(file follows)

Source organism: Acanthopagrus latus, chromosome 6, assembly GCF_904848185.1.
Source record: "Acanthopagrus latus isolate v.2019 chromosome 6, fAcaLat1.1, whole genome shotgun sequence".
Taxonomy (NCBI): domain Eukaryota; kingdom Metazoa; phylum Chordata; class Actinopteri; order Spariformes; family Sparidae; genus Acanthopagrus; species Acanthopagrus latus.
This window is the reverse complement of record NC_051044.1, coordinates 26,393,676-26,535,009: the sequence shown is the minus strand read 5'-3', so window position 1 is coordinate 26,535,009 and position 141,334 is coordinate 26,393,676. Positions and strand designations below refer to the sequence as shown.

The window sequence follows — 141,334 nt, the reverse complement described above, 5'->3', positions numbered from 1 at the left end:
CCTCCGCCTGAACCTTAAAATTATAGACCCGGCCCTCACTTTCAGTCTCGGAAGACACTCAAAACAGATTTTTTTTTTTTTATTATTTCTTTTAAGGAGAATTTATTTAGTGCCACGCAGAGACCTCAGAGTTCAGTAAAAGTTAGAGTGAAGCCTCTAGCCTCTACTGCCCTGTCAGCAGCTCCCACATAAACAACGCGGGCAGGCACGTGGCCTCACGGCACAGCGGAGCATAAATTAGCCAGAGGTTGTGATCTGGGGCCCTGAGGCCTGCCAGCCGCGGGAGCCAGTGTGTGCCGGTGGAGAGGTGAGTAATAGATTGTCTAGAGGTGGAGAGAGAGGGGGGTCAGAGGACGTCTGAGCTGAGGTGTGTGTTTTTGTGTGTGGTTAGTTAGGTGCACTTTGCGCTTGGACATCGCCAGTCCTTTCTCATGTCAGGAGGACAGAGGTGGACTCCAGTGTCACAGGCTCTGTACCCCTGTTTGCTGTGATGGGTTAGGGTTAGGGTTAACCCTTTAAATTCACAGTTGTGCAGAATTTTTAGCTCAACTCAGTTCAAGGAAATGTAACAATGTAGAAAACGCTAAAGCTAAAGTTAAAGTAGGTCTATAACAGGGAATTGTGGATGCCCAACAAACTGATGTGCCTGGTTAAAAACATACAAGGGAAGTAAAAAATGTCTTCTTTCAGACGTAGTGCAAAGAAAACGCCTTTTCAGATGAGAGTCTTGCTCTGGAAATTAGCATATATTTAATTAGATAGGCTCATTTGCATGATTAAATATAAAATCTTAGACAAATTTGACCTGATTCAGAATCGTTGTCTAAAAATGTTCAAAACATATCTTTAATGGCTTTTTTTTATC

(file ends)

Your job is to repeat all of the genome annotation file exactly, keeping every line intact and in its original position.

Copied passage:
Source organism: Acanthopagrus latus, chromosome 6, assembly GCF_904848185.1.
Source record: "Acanthopagrus latus isolate v.2019 chromosome 6, fAcaLat1.1, whole genome shotgun sequence".
Taxonomy (NCBI): domain Eukaryota; kingdom Metazoa; phylum Chordata; class Actinopteri; order Spariformes; family Sparidae; genus Acanthopagrus; species Acanthopagrus latus.
This window is the reverse complement of record NC_051044.1, coordinates 26,393,676-26,535,009: the sequence shown is the minus strand read 5'-3', so window position 1 is coordinate 26,535,009 and position 141,334 is coordinate 26,393,676. Positions and strand designations below refer to the sequence as shown.

The window sequence follows — 141,334 nt, the reverse complement described above, 5'->3', positions numbered from 1 at the left end:
CCTCCGCCTGAACCTTAAAATTATAGACCCGGCCCTCACTTTCAGTCTCGGAAGACACTCAAAACAGATTTTTTTTTTTTTATTATTTCTTTTAAGGAGAATTTATTTAGTGCCACGCAGAGACCTCAGAGTTCAGTAAAAGTTAGAGTGAAGCCTCTAGCCTCTACTGCCCTGTCAGCAGCTCCCACATAAACAACGCGGGCAGGCACGTGGCCTCACGGCACAGCGGAGCATAAATTAGCCAGAGGTTGTGATCTGGGGCCCTGAGGCCTGCCAGCCGCGGGAGCCAGTGTGTGCCGGTGGAGAGGTGAGTAATAGATTGTCTAGAGGTGGAGAGAGAGGGGGGTCAGAGGACGTCTGAGCTGAGGTGTGTGTTTTTGTGTGTGGTTAGTTAGGTGCACTTTGCGCTTGGACATCGCCAGTCCTTTCTCATGTCAGGAGGACAGAGGTGGACTCCAGTGTCACAGGCTCTGTACCCCTGTTTGCTGTGATGGGTTAGGGTTAGGGTTAACCCTTTAAATTCACAGTTGTGCAGAATTTTTAGCTCAACTCAGTTCAAGGAAATGTAACAATGTAGAAAACGCTAAAGCTAAAGTTAAAGTAGGTCTATAACAGGGAATTGTGGATGCCCAACAAACTGATGTGCCTGGTTAAAAACATACAAGGGAAGTAAAAAATGTCTTCTTTCAGACGTAGTGCAAAGAAAACGCCTTTTCAGATGAGAGTCTTGCTCTGGAAATTAGCATATATTTAATTAGATAGGCTCATTTGCATGATTAAATATAAAATCTTAGACAAATTTGACCTGATTCAGAATCGTTGTCTAAAAATGTTCAAAACATATCTTTAATGGCTTTTTTTTATC